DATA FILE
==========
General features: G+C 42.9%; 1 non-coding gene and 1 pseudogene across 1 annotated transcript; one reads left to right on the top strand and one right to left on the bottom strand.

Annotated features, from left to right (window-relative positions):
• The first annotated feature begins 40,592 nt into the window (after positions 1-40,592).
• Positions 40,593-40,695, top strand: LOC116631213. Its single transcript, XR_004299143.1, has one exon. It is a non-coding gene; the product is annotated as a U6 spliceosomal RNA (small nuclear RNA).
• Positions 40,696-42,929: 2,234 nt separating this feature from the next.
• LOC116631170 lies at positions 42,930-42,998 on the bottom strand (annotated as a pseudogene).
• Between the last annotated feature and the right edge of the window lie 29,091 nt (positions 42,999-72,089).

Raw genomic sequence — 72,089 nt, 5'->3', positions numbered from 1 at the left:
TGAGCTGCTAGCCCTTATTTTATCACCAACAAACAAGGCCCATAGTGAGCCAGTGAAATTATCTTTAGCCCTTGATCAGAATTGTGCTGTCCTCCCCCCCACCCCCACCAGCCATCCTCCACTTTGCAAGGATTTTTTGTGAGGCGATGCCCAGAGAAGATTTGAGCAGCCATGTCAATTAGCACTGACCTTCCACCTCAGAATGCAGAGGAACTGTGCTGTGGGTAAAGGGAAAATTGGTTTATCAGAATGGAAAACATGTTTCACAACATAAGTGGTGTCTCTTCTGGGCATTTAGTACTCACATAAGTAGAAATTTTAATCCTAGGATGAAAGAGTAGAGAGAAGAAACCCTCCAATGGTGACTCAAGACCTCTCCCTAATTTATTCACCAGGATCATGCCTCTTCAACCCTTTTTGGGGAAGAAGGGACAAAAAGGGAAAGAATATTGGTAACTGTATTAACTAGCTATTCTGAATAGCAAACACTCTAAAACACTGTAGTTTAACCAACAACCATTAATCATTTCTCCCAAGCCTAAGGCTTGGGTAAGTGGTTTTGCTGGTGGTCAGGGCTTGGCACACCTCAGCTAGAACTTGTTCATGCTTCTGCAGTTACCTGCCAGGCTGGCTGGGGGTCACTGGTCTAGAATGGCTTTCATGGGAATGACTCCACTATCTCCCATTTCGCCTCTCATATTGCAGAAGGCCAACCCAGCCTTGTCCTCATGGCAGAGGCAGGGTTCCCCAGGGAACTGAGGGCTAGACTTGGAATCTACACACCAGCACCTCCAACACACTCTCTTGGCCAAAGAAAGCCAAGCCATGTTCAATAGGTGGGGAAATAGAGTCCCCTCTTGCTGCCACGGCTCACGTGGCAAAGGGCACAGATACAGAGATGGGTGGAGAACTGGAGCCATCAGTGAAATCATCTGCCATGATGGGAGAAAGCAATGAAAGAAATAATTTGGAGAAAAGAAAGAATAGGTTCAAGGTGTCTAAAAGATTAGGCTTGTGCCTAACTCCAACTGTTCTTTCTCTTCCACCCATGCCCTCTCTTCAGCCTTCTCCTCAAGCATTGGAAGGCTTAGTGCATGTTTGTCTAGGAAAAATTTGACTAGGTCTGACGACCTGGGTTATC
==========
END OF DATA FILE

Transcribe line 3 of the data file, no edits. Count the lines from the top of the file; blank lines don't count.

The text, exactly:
• The first annotated feature begins 40,592 nt into the window (after positions 1-40,592).